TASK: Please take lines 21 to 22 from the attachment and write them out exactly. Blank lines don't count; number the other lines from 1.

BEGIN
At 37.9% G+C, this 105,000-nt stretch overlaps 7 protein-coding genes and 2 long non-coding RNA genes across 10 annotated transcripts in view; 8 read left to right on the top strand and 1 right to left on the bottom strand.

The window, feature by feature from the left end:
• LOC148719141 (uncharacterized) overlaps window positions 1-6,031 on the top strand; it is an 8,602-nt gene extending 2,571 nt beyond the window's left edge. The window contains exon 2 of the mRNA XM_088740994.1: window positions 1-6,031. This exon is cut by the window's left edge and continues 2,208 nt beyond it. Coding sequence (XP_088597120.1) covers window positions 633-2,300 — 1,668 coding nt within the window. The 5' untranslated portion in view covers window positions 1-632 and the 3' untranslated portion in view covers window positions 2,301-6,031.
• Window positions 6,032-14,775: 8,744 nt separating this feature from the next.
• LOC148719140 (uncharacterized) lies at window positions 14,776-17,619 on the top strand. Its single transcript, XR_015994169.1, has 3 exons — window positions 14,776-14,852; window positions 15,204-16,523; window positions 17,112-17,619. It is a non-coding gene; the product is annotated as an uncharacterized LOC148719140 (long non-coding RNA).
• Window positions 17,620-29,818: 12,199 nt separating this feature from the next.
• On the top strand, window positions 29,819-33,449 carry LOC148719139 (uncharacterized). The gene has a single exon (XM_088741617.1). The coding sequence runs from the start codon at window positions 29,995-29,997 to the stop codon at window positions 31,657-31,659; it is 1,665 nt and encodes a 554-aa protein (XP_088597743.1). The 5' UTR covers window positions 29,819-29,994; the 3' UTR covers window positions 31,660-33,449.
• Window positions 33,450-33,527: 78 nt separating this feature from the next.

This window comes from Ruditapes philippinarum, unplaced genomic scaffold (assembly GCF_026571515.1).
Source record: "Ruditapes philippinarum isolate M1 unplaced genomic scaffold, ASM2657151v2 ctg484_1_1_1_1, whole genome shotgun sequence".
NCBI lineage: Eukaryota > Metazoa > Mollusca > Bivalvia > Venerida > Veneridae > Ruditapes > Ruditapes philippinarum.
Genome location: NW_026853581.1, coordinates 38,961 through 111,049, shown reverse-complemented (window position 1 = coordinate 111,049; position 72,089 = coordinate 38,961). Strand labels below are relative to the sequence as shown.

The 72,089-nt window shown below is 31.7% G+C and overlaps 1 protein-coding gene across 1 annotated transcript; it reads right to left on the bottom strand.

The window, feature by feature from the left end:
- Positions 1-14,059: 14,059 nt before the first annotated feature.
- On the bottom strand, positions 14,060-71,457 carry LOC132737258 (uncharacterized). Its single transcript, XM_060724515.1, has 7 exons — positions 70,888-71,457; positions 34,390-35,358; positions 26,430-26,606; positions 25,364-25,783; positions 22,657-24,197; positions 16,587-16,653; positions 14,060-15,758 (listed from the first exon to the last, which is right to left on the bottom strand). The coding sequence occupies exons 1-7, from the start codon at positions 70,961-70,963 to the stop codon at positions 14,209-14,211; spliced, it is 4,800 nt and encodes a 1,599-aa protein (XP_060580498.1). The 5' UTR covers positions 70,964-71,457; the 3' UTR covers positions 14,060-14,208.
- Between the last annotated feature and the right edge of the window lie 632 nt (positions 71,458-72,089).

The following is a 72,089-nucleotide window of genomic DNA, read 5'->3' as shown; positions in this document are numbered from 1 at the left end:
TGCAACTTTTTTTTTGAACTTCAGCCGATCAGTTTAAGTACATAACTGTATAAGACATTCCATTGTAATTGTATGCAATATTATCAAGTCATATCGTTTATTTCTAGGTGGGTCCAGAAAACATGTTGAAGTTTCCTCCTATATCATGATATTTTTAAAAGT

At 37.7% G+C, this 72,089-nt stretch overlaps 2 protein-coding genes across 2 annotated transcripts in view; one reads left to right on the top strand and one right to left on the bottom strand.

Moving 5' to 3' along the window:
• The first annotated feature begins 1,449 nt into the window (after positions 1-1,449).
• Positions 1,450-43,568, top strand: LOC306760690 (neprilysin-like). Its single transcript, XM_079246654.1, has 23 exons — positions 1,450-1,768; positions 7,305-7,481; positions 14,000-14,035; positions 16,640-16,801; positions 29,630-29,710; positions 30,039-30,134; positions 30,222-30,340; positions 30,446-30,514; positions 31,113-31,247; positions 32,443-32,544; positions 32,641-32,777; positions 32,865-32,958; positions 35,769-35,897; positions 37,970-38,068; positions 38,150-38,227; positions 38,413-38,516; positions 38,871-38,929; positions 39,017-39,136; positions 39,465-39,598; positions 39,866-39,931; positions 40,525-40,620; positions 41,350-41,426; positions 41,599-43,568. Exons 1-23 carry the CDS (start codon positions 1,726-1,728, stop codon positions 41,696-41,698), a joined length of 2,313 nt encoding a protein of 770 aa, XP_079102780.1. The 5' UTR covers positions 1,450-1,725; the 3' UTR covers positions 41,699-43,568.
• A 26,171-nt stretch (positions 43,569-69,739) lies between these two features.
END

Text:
Moving 5' to 3' along the window:
• The first annotated feature begins 1,449 nt into the window (after positions 1-1,449).